Changing laws is but one step in the struggle for civil rights
The author does acknowledge her perspective is that of a non-Native who grew up in Juneau during the years following the passage of the anti-discrimination law. She notes that discrimination was still painfully obvious growing up, even after the law passed. Boochever reports Roy Peratrovich Sr’s pointed closing remarks in 1945, explaining “how only Alaska Natives can know how it feels to be discriminated against in this, their own homeland.” She mentions the domination in the legislature of white men representing business interests, and provides useful insight to young readers by emphasizing that the first attempt to pass the bill in 1943, resulted in a reevaluation by both Peratrovich and the supportive Governor Gruening of what strategies would be necessary to succeed.
Ending discrimination and racism is our collective responsibility
After the first attempt in 1943, Peratrovich regrouped quickly and collaborated with Governor Gruening and Sheldon “Shell” Simmons to reach out to various remote communities to encourage Alaska Native candidates to run for office, and to help rural residents understand and support the Civil Rights bill. By choosing to emphasize the stories of those who fought injustice, Alaska Native, white, or otherwise, Boochever reminds every reader of opportunities and shared responsibilities to build bridges and practice justice in our communities. There are valuable lessons here, for every Alaskan, for every teen growing up in America today.
What isn’t covered is also important
Boochever never addresses the topic of assimilationist policies as strategies of cultural genocide. By relegating discussion of Indian Boarding Schools to the glossary, Boochever minimizes some of the events in Alaska’s history which contribute to both ongoing misunderstanding, and ongoing economic and health disparities between Alaska Natives and other ethnic groups in Alaska. The choice of cover also reflects a gentler approach to discussing racism.
While the portion of the original cover art used emphasizes the WWII era in which Peratrovich was active, the original full artwork from which it comes reminds us that the struggle for justice continues to this day. By limiting discussion of present conflicts and ensuring this piece of U.S. history is well-documented and understood by today’s students, she prepares students to engage in deeper and more difficult topics in the history of Alaska Native and U.S federal and state relations.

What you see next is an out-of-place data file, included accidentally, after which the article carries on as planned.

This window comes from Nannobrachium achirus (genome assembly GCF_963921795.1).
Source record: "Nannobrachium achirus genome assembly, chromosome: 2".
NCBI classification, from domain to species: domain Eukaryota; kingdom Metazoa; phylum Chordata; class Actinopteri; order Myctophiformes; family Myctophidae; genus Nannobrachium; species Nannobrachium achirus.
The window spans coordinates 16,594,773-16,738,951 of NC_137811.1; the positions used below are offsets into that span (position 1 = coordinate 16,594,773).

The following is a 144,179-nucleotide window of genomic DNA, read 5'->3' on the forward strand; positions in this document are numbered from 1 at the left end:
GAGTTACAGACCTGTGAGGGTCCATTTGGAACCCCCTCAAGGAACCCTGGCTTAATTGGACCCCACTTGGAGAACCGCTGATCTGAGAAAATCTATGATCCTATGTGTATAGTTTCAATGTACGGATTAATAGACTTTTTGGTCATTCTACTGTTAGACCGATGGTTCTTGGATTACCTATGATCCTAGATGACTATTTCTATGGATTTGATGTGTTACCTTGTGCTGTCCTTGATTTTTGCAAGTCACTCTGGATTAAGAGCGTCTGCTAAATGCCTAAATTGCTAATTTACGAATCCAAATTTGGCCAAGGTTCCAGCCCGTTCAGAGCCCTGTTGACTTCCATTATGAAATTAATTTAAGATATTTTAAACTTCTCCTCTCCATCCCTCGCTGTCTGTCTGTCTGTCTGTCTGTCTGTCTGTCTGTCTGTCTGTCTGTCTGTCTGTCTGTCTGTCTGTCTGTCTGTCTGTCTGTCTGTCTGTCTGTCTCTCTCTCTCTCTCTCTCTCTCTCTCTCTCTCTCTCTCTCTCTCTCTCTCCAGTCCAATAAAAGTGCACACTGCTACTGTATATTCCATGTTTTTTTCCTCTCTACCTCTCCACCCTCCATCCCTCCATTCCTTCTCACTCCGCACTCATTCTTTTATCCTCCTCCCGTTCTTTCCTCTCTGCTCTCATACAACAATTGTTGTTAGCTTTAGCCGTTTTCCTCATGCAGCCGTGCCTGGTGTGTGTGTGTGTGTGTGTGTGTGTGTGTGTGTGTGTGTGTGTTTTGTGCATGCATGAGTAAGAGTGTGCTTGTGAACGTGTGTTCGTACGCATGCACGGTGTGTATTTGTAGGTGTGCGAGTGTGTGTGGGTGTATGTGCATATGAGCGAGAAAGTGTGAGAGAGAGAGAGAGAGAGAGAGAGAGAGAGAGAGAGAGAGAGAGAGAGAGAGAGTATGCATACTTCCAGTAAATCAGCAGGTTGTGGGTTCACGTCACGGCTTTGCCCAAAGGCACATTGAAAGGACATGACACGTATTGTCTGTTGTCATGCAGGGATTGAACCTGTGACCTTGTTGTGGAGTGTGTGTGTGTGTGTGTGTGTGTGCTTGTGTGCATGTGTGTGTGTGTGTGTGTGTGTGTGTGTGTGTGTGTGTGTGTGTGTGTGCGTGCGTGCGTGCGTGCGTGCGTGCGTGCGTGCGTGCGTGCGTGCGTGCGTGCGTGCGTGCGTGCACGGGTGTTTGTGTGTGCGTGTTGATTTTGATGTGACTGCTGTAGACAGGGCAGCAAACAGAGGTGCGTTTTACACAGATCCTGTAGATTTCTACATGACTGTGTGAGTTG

Battle of the Books!
The children of our state, and our nation, deserve to understand the significance of this heroine’s accomplishments. This book sets the stage for that to happen. Boochever’s strategy of a gentle approach for broad reach has been successful in Alaska, as the tentative list for Battle of the Books for high school students coming up for the 2019-2020 school year includes Fighter in Velvet Gloves. The author intended it for both middle and high school readers, and their families, and the book is probably most appropriate for the 6-9th grade range.
The text itself is brief; there are many historical photos. Ample front and back matter nicely supplement the text in the form of an introduction, prologue, afterword, timeline, bibliography, and glossary at the end of the book. An index would have been a welcome addition. Overall, this is a tidy introduction to an often overlooked yet important element of US Civil Rights history, gently but firmly placing Alaska’s female, Native leadership on this issue, 20 years prior to the US Civil Rights Act, front and center.
This book was published on Elizabeth Peratrovich Day, February 16, 2019, and her image will also be commemorated on a $1 coin in the U.S. in 2020.
To buy this book
Fighter in Velvet Gloves is available wherever bookstores are sold, especially in Alaska. Please support your local independent bookstores. You may also purchase it online at Denali Sunrise Publications Bookstore using the link below.
Author Annie Boochever
Annie Boochever is an author, musician, and educator who grew up in Juneau, Alaska. Her passion is promoting understanding between cultures. She has an MFA in Creative Writing for Children and Young Adults from the Northwest Institute of Literary Arts. Over a career spanning four decades, she has taught music, theater, and English, and worked as a librarian. She now lives in Bellingham, WA with her husband and dog named ZZ. She also wrote Bristol Bay Summer. To learn more about Annie and her work, see her website here.
Cover Artist Apayu Moore
Apayu Moore is a Yup’ik artist and community activist from the Bristol Bay, AK region and lives in Aleknagik, AK with her two children. She is the daughter of Tom Hoseth of Dillingham, and Debbie Snyder of Twin Hills. She recieved her B.A. in Art/Business from Fort Lewis College in Durango, CO.